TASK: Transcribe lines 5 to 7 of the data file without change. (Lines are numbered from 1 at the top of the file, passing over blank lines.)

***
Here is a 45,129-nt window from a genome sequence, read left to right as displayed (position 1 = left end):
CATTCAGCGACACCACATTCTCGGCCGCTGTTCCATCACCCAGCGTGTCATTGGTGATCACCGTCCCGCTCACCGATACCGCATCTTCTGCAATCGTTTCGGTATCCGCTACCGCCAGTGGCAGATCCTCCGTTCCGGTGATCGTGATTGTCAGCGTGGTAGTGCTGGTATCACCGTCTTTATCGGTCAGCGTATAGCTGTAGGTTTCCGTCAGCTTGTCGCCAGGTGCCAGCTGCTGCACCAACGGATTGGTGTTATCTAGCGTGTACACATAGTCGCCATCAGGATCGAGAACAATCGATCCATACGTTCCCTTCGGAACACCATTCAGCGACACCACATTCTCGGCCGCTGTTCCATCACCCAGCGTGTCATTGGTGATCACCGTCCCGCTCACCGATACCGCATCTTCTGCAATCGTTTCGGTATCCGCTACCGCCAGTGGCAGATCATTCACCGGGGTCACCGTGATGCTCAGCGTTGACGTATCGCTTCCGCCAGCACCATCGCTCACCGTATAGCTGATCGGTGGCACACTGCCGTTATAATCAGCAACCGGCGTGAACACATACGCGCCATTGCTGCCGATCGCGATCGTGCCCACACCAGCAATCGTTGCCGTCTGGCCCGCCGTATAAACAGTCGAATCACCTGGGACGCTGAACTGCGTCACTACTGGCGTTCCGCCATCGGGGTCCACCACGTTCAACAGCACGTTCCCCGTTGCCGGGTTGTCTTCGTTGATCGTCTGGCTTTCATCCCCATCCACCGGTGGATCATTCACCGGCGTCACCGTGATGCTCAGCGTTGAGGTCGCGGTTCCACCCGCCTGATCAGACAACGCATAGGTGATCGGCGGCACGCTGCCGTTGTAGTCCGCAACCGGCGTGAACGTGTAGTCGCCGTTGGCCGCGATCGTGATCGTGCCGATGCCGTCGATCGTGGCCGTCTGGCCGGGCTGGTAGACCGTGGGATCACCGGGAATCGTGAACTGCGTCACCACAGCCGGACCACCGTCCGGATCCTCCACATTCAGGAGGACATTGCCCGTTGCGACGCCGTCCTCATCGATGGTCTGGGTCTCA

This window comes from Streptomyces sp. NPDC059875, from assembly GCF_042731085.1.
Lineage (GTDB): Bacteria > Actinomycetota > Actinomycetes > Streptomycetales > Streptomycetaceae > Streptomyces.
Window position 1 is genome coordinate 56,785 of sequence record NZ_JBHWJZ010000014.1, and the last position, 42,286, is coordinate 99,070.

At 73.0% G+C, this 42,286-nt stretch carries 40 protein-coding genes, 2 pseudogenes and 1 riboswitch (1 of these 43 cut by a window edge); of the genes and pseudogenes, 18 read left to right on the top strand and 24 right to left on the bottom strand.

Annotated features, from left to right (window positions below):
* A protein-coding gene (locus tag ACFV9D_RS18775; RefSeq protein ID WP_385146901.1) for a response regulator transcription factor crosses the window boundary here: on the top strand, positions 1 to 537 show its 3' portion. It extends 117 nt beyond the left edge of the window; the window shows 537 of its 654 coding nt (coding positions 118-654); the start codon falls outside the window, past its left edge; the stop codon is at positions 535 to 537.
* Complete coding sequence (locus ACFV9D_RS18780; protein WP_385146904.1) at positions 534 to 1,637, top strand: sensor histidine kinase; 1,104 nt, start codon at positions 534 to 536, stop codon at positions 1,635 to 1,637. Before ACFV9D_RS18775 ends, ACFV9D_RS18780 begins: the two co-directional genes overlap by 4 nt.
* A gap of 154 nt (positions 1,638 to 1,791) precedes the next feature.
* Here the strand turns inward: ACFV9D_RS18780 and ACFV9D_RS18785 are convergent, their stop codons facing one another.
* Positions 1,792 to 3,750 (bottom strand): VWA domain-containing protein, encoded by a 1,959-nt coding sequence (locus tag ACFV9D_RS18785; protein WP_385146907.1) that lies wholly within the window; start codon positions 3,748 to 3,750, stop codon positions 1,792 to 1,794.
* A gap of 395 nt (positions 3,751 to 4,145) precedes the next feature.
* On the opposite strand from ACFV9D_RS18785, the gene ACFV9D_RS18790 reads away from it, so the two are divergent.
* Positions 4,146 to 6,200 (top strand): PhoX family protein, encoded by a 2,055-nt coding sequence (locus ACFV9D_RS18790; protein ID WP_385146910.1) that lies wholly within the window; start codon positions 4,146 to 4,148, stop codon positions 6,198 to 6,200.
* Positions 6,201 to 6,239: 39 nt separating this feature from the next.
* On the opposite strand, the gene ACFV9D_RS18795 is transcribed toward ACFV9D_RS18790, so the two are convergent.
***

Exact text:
Window position 1 is genome coordinate 56,785 of sequence record NZ_JBHWJZ010000014.1, and the last position, 42,286, is coordinate 99,070.

At 73.0% G+C, this 42,286-nt stretch carries 40 protein-coding genes, 2 pseudogenes and 1 riboswitch (1 of these 43 cut by a window edge); of the genes and pseudogenes, 18 read left to right on the top strand and 24 right to left on the bottom strand.

Annotated features, from left to right (window positions below):